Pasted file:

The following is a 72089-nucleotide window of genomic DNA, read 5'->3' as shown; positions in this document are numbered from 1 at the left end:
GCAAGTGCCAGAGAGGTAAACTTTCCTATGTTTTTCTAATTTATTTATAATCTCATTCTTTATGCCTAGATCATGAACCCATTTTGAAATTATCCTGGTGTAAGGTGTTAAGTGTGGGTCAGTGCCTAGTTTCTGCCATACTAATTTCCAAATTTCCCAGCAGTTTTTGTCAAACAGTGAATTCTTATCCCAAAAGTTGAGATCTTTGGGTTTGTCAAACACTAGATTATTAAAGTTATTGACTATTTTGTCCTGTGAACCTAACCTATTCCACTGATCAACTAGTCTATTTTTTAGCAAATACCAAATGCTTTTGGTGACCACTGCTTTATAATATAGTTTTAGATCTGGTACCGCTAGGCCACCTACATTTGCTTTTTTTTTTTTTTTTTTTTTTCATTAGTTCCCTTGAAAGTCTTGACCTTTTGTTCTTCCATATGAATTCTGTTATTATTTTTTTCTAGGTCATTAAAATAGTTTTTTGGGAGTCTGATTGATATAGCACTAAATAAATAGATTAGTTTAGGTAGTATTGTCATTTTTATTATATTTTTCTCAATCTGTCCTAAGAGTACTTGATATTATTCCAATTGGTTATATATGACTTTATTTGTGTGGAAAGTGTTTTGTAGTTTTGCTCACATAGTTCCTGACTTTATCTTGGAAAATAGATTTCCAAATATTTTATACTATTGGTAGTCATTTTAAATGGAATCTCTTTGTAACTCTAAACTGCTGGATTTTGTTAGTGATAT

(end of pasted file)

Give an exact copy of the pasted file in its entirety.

The following is a 72089-nucleotide window of genomic DNA, read 5'->3' as shown; positions in this document are numbered from 1 at the left end:
GCAAGTGCCAGAGAGGTAAACTTTCCTATGTTTTTCTAATTTATTTATAATCTCATTCTTTATGCCTAGATCATGAACCCATTTTGAAATTATCCTGGTGTAAGGTGTTAAGTGTGGGTCAGTGCCTAGTTTCTGCCATACTAATTTCCAAATTTCCCAGCAGTTTTTGTCAAACAGTGAATTCTTATCCCAAAAGTTGAGATCTTTGGGTTTGTCAAACACTAGATTATTAAAGTTATTGACTATTTTGTCCTGTGAACCTAACCTATTCCACTGATCAACTAGTCTATTTTTTAGCAAATACCAAATGCTTTTGGTGACCACTGCTTTATAATATAGTTTTAGATCTGGTACCGCTAGGCCACCTACATTTGCTTTTTTTTTTTTTTTTTTTTTTCATTAGTTCCCTTGAAAGTCTTGACCTTTTGTTCTTCCATATGAATTCTGTTATTATTTTTTTCTAGGTCATTAAAATAGTTTTTTGGGAGTCTGATTGATATAGCACTAAATAAATAGATTAGTTTAGGTAGTATTGTCATTTTTATTATATTTTTCTCAATCTGTCCTAAGAGTACTTGATATTATTCCAATTGGTTATATATGACTTTATTTGTGTGGAAAGTGTTTTGTAGTTTTGCTCACATAGTTCCTGACTTTATCTTGGAAAATAGATTTCCAAATATTTTATACTATTGGTAGTCATTTTAAATGGAATCTCTTTGTAACTCTAAACTGCTGGATTTTGTTAGTGATAT